## (Real) Frobenius Reciprocity

Now we come to the real version of Frobenius reciprocity. It takes the form of an adjunction between the functors of induction and restriction:

where is an -module and is a -module.

This is one of those items that everybody (for suitable values of “everybody”) knows to be true, but that nobody seems to have written down. I’ve been beating my head against it for days and finally figured out a way to make it work. Looking back, I’m not entirely certain I’ve ever *actually* proven it before.

So let’s start on the left with a linear map that intertwines the action of each subgroup element . We want to extend this to a linear map from to that intertwines the actions of all the elements of .

Okay, so we’ve defined . But if we choose a transversal for — like we did when we set up the induced matrices — then we can break down as the direct sum of a bunch of copies of :

So then when we take the tensor product we find

So we need to define a map from each of these summands to . But a vector in looks like for some . And thus a -intertwinor extending must be defined by .

So, is this really a -intertwinor? After all, we’ve really only used the fact that it commutes with the actions of the transversal elements . Any element of the induced representation can be written uniquely as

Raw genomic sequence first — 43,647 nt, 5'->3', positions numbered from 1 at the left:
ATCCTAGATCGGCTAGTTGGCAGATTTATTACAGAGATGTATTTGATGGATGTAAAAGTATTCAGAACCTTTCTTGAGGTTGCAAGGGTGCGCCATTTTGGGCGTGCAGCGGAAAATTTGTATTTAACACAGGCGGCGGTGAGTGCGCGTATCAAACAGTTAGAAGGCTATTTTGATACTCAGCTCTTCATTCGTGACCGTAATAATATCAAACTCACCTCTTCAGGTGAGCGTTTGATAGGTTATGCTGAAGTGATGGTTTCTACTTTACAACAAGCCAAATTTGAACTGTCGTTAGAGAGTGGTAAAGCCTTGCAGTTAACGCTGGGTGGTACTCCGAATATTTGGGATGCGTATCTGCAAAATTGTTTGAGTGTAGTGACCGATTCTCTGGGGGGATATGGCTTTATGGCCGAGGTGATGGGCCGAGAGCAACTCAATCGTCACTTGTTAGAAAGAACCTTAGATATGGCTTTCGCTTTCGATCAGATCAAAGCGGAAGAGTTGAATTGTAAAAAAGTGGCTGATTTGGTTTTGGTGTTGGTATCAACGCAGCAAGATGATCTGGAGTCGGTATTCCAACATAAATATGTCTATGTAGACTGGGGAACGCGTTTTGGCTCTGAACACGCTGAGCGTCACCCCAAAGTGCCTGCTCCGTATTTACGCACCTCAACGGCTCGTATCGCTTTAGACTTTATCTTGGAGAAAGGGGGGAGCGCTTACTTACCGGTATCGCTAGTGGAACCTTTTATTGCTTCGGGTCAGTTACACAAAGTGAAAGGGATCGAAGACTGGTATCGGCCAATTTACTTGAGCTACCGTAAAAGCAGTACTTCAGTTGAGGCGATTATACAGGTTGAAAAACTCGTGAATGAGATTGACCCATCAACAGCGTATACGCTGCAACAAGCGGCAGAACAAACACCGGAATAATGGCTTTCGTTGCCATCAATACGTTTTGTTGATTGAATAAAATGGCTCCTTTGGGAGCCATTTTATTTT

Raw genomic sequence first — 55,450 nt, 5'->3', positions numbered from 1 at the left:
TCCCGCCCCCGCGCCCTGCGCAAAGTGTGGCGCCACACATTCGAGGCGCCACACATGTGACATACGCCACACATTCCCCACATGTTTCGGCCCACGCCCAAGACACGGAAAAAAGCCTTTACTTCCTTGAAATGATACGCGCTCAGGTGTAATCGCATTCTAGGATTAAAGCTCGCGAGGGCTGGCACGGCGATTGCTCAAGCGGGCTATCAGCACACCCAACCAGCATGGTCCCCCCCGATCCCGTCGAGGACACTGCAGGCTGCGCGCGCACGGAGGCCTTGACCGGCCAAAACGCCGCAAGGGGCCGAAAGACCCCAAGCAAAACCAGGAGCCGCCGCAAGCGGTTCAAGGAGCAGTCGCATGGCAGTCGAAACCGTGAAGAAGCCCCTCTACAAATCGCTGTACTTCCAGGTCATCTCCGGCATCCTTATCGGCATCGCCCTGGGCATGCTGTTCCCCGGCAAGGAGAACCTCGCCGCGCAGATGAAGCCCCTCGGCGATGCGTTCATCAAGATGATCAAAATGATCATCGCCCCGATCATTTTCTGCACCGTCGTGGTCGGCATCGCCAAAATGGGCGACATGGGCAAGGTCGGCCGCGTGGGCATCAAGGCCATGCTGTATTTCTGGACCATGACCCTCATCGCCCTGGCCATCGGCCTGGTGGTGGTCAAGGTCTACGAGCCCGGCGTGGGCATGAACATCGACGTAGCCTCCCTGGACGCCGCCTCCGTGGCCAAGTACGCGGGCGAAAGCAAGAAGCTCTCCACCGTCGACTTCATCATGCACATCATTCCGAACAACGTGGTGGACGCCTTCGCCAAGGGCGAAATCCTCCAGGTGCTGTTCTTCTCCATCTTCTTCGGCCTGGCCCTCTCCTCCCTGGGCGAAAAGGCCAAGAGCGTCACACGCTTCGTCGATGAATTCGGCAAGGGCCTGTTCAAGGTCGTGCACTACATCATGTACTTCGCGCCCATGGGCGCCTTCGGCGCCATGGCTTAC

for some collection of . We need to check that .

Now, we know that left-multiplication by permutes the cosets of . That is, for some . Thus we calculate

and so, since commutes with and with each transversal element

Okay, so we’ve got a map that takes -module morphisms in to -module homomorphisms in . But is it an isomorphism? Well we can get go from *back* to by just looking at what does on the component

If we only consider the actions elements , they send this component back into itself, and by definition they commute with . That is, the restriction of to this component is an -intertwinor, and in fact it’s the same as the we started with.

[...] proof of Frobenius reciprocity shows that induction is a left-adjoint to restriction. In fact, we could use this to define [...]

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[...] branching rule down, proving the other one is fairly straightforward: it’s a consequence of Frobenius reciprocity. Indeed, the branching rule tells us [...]

Pingback by The Branching Rule, Part 3 « The Unapologetic Mathematician | January 31, 2011 |